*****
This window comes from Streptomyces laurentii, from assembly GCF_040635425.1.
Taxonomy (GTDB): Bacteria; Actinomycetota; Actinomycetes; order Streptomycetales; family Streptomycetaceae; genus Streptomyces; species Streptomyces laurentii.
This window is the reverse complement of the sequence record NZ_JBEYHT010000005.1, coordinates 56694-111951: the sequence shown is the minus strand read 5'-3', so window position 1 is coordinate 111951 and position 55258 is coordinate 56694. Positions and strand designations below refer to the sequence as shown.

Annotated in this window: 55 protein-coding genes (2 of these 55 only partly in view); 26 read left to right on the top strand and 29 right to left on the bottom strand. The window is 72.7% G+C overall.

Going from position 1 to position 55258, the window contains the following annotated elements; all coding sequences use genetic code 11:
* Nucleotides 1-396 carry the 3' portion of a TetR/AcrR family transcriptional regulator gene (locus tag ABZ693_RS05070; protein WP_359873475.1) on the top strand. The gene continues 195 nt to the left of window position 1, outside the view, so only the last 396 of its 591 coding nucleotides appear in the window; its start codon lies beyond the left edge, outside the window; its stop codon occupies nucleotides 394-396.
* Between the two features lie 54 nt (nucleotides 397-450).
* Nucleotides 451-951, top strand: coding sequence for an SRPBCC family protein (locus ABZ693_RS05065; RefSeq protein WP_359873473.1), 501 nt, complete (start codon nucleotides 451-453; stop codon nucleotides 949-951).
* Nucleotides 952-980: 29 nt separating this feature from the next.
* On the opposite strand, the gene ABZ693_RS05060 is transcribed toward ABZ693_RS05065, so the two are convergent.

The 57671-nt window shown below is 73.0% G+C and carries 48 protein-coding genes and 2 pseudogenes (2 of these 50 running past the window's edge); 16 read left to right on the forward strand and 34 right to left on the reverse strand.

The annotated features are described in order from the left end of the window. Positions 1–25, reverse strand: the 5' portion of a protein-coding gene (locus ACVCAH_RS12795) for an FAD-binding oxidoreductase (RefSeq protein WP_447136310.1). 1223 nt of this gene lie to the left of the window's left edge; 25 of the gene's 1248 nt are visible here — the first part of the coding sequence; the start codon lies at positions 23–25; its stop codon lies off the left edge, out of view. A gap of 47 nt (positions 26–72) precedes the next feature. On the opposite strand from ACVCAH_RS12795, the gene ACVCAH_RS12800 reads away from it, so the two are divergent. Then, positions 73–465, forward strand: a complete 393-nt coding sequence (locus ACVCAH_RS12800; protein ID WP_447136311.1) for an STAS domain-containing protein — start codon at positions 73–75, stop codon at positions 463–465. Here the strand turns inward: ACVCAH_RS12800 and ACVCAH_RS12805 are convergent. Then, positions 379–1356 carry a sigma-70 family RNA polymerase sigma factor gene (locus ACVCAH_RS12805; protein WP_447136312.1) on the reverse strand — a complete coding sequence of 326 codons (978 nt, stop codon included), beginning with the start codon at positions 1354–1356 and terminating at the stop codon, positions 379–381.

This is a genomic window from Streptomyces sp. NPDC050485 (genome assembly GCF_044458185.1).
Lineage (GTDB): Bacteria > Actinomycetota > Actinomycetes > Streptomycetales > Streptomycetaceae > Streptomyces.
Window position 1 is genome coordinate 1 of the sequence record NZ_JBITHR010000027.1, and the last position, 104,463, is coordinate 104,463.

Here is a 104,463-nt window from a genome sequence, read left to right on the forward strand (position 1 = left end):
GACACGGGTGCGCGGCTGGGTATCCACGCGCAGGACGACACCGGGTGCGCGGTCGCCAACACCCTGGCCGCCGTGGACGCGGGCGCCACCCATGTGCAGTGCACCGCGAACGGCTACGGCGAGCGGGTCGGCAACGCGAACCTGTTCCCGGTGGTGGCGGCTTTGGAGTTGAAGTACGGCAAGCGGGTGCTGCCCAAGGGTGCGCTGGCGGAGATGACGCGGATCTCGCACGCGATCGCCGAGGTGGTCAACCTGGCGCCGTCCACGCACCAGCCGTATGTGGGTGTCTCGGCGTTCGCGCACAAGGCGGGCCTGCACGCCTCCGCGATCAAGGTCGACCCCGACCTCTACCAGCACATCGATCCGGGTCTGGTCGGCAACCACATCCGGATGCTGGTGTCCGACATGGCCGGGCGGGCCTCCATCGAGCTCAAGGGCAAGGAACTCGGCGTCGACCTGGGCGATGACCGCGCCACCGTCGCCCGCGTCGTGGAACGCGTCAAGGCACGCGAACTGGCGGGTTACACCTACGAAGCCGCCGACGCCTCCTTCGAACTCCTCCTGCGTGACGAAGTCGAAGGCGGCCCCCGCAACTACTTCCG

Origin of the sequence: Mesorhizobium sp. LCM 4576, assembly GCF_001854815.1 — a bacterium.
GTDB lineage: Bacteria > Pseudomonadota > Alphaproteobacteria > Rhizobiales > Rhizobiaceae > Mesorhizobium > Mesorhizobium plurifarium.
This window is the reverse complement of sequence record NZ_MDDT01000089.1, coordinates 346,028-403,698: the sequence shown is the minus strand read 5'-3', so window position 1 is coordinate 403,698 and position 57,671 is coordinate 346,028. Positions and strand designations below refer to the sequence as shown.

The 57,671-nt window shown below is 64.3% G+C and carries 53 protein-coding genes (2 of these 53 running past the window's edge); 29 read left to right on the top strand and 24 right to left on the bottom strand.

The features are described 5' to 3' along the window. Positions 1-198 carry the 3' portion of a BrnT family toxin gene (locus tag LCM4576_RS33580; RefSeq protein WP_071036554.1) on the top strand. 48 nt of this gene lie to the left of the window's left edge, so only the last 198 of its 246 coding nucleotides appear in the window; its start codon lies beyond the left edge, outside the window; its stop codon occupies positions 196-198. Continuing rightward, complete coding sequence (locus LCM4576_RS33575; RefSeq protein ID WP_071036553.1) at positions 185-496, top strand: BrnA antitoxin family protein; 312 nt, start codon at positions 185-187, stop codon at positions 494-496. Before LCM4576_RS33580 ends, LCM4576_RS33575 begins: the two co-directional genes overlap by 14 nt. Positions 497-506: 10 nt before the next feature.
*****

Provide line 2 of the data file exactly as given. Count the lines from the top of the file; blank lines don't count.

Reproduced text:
Taxonomy (GTDB): Bacteria; Actinomycetota; Actinomycetes; order Streptomycetales; family Streptomycetaceae; genus Streptomyces; species Streptomyces laurentii.